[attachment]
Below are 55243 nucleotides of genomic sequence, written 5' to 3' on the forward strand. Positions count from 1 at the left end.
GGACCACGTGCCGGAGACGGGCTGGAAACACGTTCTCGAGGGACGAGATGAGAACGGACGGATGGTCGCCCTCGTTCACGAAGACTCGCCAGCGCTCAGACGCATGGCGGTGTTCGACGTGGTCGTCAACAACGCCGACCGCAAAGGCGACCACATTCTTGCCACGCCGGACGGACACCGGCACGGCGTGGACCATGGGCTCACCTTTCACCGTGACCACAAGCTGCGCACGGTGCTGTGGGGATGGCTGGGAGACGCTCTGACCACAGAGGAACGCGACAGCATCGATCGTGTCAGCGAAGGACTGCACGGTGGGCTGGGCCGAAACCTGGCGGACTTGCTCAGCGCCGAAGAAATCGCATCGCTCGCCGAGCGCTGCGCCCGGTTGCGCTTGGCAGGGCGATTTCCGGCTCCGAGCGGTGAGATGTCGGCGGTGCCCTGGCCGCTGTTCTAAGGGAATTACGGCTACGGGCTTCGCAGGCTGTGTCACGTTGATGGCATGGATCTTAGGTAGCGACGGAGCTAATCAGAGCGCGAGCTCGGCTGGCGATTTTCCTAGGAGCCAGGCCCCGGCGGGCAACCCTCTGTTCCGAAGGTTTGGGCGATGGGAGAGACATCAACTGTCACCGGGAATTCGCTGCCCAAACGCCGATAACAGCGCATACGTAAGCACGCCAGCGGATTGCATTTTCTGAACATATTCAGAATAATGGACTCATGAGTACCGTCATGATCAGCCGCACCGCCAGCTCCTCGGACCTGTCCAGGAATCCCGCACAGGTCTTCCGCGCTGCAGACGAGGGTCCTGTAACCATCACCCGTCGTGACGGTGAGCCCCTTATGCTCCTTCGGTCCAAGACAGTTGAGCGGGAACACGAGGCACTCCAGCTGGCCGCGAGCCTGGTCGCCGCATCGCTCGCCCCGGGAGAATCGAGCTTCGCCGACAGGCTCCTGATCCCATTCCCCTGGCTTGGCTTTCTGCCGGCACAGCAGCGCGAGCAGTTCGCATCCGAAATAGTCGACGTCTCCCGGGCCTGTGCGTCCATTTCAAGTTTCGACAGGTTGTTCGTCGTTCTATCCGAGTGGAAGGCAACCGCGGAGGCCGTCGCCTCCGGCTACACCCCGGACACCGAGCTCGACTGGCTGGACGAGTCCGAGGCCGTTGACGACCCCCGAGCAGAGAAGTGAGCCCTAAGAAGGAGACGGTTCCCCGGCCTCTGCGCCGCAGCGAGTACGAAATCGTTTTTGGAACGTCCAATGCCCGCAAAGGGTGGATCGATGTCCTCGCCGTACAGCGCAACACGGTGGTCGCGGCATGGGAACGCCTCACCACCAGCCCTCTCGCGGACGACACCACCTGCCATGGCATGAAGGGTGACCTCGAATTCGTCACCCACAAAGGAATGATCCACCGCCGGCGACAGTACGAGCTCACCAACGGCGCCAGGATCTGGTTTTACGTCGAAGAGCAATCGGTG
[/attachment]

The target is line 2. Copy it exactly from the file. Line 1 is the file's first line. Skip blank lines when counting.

GGACCACGTGCCGGAGACGGGCTGGAAACACGTTCTCGAGGGACGAGATGAGAACGGACGGATGGTCGCCCTCGTTCACGAAGACTCGCCAGCGCTCAGACGCATGGCGGTGTTCGACGTGGTCGTCAACAACGCCGACCGCAAAGGCGACCACATTCTTGCCACGCCGGACGGACACCGGCACGGCGTGGACCATGGGCTCACCTTTCACCGTGACCACAAGCTGCGCACGGTGCTGTGGGGATGGCTGGGAGACGCTCTGACCACAGAGGAACGCGACAGCATCGATCGTGTCAGCGAAGGACTGCACGGTGGGCTGGGCCGAAACCTGGCGGACTTGCTCAGCGCCGAAGAAATCGCATCGCTCGCCGAGCGCTGCGCCCGGTTGCGCTTGGCAGGGCGATTTCCGGCTCCGAGCGGTGAGATGTCGGCGGTGCCCTGGCCGCTGTTCTAAGGGAATTACGGCTACGGGCTTCGCAGGCTGTGTCACGTTGATGGCATGGATCTTAGGTAGCGACGGAGCTAATCAGAGCGCGAGCTCGGCTGGCGATTTTCCTAGGAGCCAGGCCCCGGCGGGCAACCCTCTGTTCCGAAGGTTTGGGCGATGGGAGAGACATCAACTGTCACCGGGAATTCGCTGCCCAAACGCCGATAACAGCGCATACGTAAGCACGCCAGCGGATTGCATTTTCTGAACATATTCAGAATAATGGACTCATGAGTACCGTCATGATCAGCCGCACCGCCAGCTCCTCGGACCTGTCCAGGAATCCCGCACAGGTCTTCCGCGCTGCAGACGAGGGTCCTGTAACCATCACCCGTCGTGACGGTGAGCCCCTTATGCTCCTTCGGTCCAAGACAGTTGAGCGGGAACACGAGGCACTCCAGCTGGCCGCGAGCCTGGTCGCCGCATCGCTCGCCCCGGGAGAATCGAGCTTCGCCGACAGGCTCCTGATCCCATTCCCCTGGCTTGGCTTTCTGCCGGCACAGCAGCGCGAGCAGTTCGCATCCGAAATAGTCGACGTCTCCCGGGCCTGTGCGTCCATTTCAAGTTTCGACAGGTTGTTCGTCGTTCTATCCGAGTGGAAGGCAACCGCGGAGGCCGTCGCCTCCGGCTACACCCCGGACACCGAGCTCGACTGGCTGGACGAGTCCGAGGCCGTTGACGACCCCCGAGCAGAGAAGTGAGCCCTAAGAAGGAGACGGTTCCCCGGCCTCTGCGCCGCAGCGAGTACGAAATCGTTTTTGGAACGTCCAATGCCCGCAAAGGGTGGATCGATGTCCTCGCCGTACAGCGCAACACGGTGGTCGCGGCATGGGAACGCCTCACCACCAGCCCTCTCGCGGACGACACCACCTGCCATGGCATGAAGGGTGACCTCGAATTCGTCACCCACAAAGGAATGATCCACCGCCGGCGACAGTACGAGCTCACCAACGGCGCCAGGATCTGGTTTTACGTCGAAGAGCAATCGGTG